grounded—that is, to put it in simpler terms, if we make the assumption that we learn our concepts (and the words that usually label them) in our daily experience (talking to people, playing, reading, working, eating, etc.)—then we have to admit that our concepts are all slightly or significantly different from those of other people. This is because there are no two people in this world who have had, throughout their lifetime, exactly the same experiences. Even twins who are brought up in the same family will always differ to some extent in what they do, where they go, how they are spoken to, and so on. In other words, the claim here is that even identical twins, who not only speak the same language but who also share an enormous amount of chemistry and experience (at least up to a certain point in their lives), misunderstand each other. If concepts are grounded in experience, if words reflect these concepts, and if people differ in experience (no matter how small the differences may be), then misunderstanding is a corollary. Lay people and scholars often talk about misunderstanding across cultures (see e.g., Bargiela-Chiappini & Harris, 1997; Yamada, 1997). Let us say, when a Chinese person talks to a French person, the likelihood is high that they will misunderstand each other even though they would be speaking their lingua franca (e.g., English) in a particular situation. This has been taken for granted for a long time. The claim I make here is, however, that even people who are close to each other culturally to the highest extent possible (e.g., twins) cannot avoid misunderstanding. This is what experiential grounding of concepts may be taken to mean with respect to misunderstanding. Obviously, the idea of prototype, in terms of which concepts seem to be best understood, contributes to the present reasoning about the ubiquity of misunderstanding. If one thinks of some of the issues discussed earlier in this book, such as fuzziness, flexibility, creativity, imprecision, and so on, then it will be still easier to accept the position that misunderstanding cannot be avoided. It needs to be stressed that the idea of experiential grounding of concepts is absolutely crucial for the understanding of misunderstanding. Here individual experience implies individual concepts, which in turn imply individual ways of comprehending words and the connections among them. This reasoning is fully consonant with the reasoning advanced by Tannen (1986, 1990, 1995). How can we function so well when there is so much misunderstanding? In other words, one major reservation might be brought up against the prior argument—namely, if the argument is correct, then, it might be supposed, there would, as a consequence, be total chaos as far as the use of language is concerned. We simply would not know what others are talking about. We could not get things done. We would not understand the newspapers, legal documents, our schoolteachers, employers, colleagues, and our fathers and mothers.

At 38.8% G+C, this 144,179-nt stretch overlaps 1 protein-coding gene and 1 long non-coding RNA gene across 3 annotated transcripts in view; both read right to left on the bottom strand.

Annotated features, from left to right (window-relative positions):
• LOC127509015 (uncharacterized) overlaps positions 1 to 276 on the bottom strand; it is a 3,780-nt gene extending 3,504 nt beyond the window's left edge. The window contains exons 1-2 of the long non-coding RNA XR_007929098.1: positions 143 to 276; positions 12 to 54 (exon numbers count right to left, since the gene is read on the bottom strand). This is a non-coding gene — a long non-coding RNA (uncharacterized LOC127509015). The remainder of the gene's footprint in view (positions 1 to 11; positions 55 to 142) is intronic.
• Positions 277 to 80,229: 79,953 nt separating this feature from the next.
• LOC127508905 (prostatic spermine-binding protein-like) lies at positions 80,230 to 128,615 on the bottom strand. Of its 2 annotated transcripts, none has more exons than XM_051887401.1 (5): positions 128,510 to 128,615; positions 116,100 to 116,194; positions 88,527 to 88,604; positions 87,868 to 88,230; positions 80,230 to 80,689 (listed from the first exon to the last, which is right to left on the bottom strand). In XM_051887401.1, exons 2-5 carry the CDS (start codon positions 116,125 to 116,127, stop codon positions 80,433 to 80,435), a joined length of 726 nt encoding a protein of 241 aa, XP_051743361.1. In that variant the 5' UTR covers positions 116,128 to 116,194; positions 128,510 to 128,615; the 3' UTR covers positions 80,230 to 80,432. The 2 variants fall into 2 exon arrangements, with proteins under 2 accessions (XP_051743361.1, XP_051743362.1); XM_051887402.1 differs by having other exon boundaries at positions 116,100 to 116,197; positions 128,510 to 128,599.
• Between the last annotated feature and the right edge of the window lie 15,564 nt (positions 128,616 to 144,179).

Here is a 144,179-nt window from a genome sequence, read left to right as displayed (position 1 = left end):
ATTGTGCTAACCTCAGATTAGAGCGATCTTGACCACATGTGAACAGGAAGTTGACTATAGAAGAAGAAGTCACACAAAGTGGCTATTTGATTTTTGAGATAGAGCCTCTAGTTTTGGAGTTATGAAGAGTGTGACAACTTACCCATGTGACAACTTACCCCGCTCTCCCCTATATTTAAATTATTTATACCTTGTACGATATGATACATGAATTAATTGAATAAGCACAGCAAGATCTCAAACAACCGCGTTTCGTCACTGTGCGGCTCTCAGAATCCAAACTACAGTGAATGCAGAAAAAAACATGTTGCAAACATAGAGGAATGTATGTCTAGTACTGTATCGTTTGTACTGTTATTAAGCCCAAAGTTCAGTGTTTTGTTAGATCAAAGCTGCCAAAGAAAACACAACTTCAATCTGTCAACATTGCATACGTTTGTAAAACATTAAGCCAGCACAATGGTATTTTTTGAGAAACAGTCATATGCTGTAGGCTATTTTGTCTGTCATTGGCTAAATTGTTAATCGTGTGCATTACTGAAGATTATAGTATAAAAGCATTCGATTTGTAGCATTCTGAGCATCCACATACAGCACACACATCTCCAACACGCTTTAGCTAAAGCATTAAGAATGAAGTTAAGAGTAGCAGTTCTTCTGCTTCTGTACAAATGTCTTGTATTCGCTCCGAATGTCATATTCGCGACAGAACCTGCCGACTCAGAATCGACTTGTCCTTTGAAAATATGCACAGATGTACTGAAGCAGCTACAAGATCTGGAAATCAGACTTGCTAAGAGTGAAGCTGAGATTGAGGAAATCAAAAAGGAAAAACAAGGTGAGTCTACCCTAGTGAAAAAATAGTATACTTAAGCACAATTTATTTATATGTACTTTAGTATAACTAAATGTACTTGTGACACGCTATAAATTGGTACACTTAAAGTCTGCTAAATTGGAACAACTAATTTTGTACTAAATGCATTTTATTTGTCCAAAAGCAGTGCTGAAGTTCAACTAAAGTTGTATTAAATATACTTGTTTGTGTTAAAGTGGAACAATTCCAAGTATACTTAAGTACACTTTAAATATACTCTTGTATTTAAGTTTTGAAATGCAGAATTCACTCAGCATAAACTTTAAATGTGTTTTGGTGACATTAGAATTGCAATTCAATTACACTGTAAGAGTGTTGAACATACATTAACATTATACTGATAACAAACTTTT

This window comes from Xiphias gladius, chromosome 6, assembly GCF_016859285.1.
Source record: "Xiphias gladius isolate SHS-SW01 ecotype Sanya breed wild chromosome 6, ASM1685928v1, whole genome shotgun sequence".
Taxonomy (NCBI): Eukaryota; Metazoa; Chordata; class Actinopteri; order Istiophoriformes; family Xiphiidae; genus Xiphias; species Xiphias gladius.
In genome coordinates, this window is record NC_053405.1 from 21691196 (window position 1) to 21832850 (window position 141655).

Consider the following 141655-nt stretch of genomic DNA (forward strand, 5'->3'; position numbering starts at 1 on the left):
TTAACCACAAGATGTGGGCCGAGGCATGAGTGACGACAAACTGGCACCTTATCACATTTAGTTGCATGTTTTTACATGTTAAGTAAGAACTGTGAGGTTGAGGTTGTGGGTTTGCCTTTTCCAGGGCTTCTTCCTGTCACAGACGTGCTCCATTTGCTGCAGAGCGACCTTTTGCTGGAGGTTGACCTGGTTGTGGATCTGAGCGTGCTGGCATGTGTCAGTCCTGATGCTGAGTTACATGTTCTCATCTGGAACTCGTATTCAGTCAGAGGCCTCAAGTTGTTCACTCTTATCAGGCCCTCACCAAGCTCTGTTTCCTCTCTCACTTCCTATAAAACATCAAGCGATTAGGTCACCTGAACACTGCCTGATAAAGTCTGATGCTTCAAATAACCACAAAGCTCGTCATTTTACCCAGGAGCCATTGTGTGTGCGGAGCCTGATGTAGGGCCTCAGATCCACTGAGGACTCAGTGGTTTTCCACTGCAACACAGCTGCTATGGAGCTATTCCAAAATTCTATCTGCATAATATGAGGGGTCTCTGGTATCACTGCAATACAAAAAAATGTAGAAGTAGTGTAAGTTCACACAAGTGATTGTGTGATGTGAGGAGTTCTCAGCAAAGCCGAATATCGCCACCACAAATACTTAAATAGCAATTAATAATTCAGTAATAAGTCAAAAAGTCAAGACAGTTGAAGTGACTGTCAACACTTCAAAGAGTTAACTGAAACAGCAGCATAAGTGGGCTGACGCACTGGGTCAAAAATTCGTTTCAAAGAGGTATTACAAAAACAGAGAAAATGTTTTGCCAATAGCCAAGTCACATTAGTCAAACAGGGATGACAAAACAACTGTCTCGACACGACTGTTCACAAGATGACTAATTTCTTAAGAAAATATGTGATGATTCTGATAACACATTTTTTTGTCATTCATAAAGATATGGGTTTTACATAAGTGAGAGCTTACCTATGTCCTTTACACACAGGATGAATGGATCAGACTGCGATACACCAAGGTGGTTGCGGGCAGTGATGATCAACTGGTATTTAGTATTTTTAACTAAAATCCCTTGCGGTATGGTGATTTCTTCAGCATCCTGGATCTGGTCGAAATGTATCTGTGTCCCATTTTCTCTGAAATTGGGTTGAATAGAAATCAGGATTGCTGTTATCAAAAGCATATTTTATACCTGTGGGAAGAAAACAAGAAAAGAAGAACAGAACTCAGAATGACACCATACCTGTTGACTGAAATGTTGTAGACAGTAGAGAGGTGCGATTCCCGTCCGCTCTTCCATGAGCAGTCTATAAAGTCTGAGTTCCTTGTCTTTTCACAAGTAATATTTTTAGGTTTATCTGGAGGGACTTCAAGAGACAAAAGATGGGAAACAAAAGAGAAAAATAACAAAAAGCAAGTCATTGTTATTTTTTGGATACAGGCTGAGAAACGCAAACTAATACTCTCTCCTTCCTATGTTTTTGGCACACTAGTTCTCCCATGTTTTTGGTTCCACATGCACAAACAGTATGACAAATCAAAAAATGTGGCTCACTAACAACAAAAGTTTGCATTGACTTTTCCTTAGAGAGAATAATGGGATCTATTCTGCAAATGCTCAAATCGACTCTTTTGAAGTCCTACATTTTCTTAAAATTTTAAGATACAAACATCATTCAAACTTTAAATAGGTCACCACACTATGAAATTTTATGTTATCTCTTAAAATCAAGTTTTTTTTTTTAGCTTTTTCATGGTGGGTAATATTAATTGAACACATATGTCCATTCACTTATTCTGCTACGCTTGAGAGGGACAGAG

This is certainly not the case. Our linguistic interaction in fact usually appears to proceed rather smoothly. We do, indeed, understand most of the people around us with whom we have to deal in our daily affairs. There is no general chaos. Most of the time we do understand what our morning paper says, what our boss wants from us, how our children want to get money from us to buy toys, and so on. On the other hand, however, there are language problems often leading to social friction. Language, and especially the phenomenon of misunderstanding, is in practice more of a problem (worldwide) than most people are aware of or are willing to acknowledge. Admittedly, most people do, in fact, communicate quite efficiently, despite that misunderstanding is ubiquitous. To understand this point fully, we need to return to the question of experience. On one hand, we have to remember that each individual’s experience is, obviously, idiosyncratic. On the other hand, however, people’s experience is similar, sometimes, as in the case of brothers and sisters, significantly similar. Similarity of experience means that many language users have seen more or less the same chairs, cabinets, fields, cows, horses, cars, houses, tables, and so on. These same people have also had, one might surmise, more or less the same encounters with phenomena that people call pity, love, greed, insolence, sorrow, happiness, and so on. When these same people were children, their parents called more or less (the qualification “more or less” must be remembered all the time!) the same things toys, diapers, cots, cradles, teddy bears, rattles, and so on. It is this similarity of experience that accounts for the fact that people understand each other relatively well. It must be stressed, however, that people never understand each other completely, “down to the last drop,” as it were. After all, the toys the individual people played with as children and their attitudes toward them were, in fact, different, so each person may have a slightly different understanding of what is included in or excluded from the concept of a toy. The fact that we do not fully understand even the people closest to us culturally may not really be sociolinguistically important, but we should be aware of that fact (for a related analysis of cultural conceptualizations and understanding, see Sharifian, 2003). The reasoning presented herein generates the view that the degree of misunderstanding depends on the cultural proximity or distance between the interlocutors. The further away culturally one is from one’s interlocutor, the higher the degree of potential misunderstanding. More important, from the theoretical point of view, misunderstanding never disappears; it never reaches point zero. This means, among other things, that we cannot rule out that even in cases when we talk to people we know extremely well, misunderstanding (both overt and covert) may occur. From the practical point of view, however, cases that are close to the zero value may be totally negligible. The similarity of experience explains the fact that, on the whole, there is no linguistic chaos around us; that we usually feel we understand